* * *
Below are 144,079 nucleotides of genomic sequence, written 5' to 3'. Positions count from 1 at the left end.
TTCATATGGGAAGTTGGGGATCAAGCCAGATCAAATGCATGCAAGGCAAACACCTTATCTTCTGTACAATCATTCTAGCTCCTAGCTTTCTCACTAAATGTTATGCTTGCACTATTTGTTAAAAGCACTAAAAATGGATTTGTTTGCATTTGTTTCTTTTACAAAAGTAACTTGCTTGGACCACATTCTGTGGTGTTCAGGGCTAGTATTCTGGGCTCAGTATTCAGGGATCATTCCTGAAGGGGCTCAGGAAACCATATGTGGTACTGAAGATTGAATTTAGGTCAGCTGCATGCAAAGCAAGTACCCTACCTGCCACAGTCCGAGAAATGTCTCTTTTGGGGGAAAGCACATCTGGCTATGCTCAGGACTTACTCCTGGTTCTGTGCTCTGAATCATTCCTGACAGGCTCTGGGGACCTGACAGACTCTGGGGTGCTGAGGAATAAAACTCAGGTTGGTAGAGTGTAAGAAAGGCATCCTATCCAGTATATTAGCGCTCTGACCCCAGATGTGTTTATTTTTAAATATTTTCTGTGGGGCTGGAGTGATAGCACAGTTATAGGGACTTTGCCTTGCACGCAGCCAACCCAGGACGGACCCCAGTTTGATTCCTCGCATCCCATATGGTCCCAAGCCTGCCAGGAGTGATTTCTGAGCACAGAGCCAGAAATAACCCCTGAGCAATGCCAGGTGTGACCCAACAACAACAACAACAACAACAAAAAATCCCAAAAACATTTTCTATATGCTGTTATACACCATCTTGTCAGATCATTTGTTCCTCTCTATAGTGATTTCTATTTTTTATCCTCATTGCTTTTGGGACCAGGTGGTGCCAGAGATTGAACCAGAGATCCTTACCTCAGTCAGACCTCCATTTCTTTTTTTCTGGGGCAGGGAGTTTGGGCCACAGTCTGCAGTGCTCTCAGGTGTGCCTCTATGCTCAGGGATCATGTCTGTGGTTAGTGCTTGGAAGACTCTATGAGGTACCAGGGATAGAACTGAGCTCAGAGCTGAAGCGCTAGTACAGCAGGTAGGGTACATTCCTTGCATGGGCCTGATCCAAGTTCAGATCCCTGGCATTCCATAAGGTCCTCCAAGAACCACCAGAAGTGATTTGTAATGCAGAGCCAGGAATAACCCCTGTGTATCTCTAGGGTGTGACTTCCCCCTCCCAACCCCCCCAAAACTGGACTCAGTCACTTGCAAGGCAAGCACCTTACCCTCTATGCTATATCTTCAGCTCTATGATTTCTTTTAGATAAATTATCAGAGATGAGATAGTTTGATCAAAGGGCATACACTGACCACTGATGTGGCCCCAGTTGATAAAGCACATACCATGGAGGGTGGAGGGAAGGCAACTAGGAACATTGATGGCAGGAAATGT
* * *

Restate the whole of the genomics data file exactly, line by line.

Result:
Below are 144,079 nucleotides of genomic sequence, written 5' to 3'. Positions count from 1 at the left end.
TTCATATGGGAAGTTGGGGATCAAGCCAGATCAAATGCATGCAAGGCAAACACCTTATCTTCTGTACAATCATTCTAGCTCCTAGCTTTCTCACTAAATGTTATGCTTGCACTATTTGTTAAAAGCACTAAAAATGGATTTGTTTGCATTTGTTTCTTTTACAAAAGTAACTTGCTTGGACCACATTCTGTGGTGTTCAGGGCTAGTATTCTGGGCTCAGTATTCAGGGATCATTCCTGAAGGGGCTCAGGAAACCATATGTGGTACTGAAGATTGAATTTAGGTCAGCTGCATGCAAAGCAAGTACCCTACCTGCCACAGTCCGAGAAATGTCTCTTTTGGGGGAAAGCACATCTGGCTATGCTCAGGACTTACTCCTGGTTCTGTGCTCTGAATCATTCCTGACAGGCTCTGGGGACCTGACAGACTCTGGGGTGCTGAGGAATAAAACTCAGGTTGGTAGAGTGTAAGAAAGGCATCCTATCCAGTATATTAGCGCTCTGACCCCAGATGTGTTTATTTTTAAATATTTTCTGTGGGGCTGGAGTGATAGCACAGTTATAGGGACTTTGCCTTGCACGCAGCCAACCCAGGACGGACCCCAGTTTGATTCCTCGCATCCCATATGGTCCCAAGCCTGCCAGGAGTGATTTCTGAGCACAGAGCCAGAAATAACCCCTGAGCAATGCCAGGTGTGACCCAACAACAACAACAACAACAACAAAAAATCCCAAAAACATTTTCTATATGCTGTTATACACCATCTTGTCAGATCATTTGTTCCTCTCTATAGTGATTTCTATTTTTTATCCTCATTGCTTTTGGGACCAGGTGGTGCCAGAGATTGAACCAGAGATCCTTACCTCAGTCAGACCTCCATTTCTTTTTTTCTGGGGCAGGGAGTTTGGGCCACAGTCTGCAGTGCTCTCAGGTGTGCCTCTATGCTCAGGGATCATGTCTGTGGTTAGTGCTTGGAAGACTCTATGAGGTACCAGGGATAGAACTGAGCTCAGAGCTGAAGCGCTAGTACAGCAGGTAGGGTACATTCCTTGCATGGGCCTGATCCAAGTTCAGATCCCTGGCATTCCATAAGGTCCTCCAAGAACCACCAGAAGTGATTTGTAATGCAGAGCCAGGAATAACCCCTGTGTATCTCTAGGGTGTGACTTCCCCCTCCCAACCCCCCCAAAACTGGACTCAGTCACTTGCAAGGCAAGCACCTTACCCTCTATGCTATATCTTCAGCTCTATGATTTCTTTTAGATAAATTATCAGAGATGAGATAGTTTGATCAAAGGGCATACACTGACCACTGATGTGGCCCCAGTTGATAAAGCACATACCATGGAGGGTGGAGGGAAGGCAACTAGGAACATTGATGGCAGGAAATGT